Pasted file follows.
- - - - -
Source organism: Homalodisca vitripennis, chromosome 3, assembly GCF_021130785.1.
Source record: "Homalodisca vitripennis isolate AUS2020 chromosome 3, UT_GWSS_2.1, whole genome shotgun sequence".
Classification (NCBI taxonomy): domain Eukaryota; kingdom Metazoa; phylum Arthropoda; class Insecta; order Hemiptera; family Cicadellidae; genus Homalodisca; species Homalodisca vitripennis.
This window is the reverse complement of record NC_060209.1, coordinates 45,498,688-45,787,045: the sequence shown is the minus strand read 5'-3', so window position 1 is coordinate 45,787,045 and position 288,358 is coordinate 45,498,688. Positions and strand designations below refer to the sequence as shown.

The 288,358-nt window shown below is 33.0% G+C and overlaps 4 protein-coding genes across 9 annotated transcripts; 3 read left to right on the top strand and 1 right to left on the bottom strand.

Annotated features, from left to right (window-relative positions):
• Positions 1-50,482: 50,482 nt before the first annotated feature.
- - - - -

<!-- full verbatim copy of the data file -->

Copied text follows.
Source organism: Homalodisca vitripennis, chromosome 3, assembly GCF_021130785.1.
Source record: "Homalodisca vitripennis isolate AUS2020 chromosome 3, UT_GWSS_2.1, whole genome shotgun sequence".
Classification (NCBI taxonomy): domain Eukaryota; kingdom Metazoa; phylum Arthropoda; class Insecta; order Hemiptera; family Cicadellidae; genus Homalodisca; species Homalodisca vitripennis.
This window is the reverse complement of record NC_060209.1, coordinates 45,498,688-45,787,045: the sequence shown is the minus strand read 5'-3', so window position 1 is coordinate 45,787,045 and position 288,358 is coordinate 45,498,688. Positions and strand designations below refer to the sequence as shown.

The 288,358-nt window shown below is 33.0% G+C and overlaps 4 protein-coding genes across 9 annotated transcripts; 3 read left to right on the top strand and 1 right to left on the bottom strand.

Annotated features, from left to right (window-relative positions):
• Positions 1-50,482: 50,482 nt before the first annotated feature.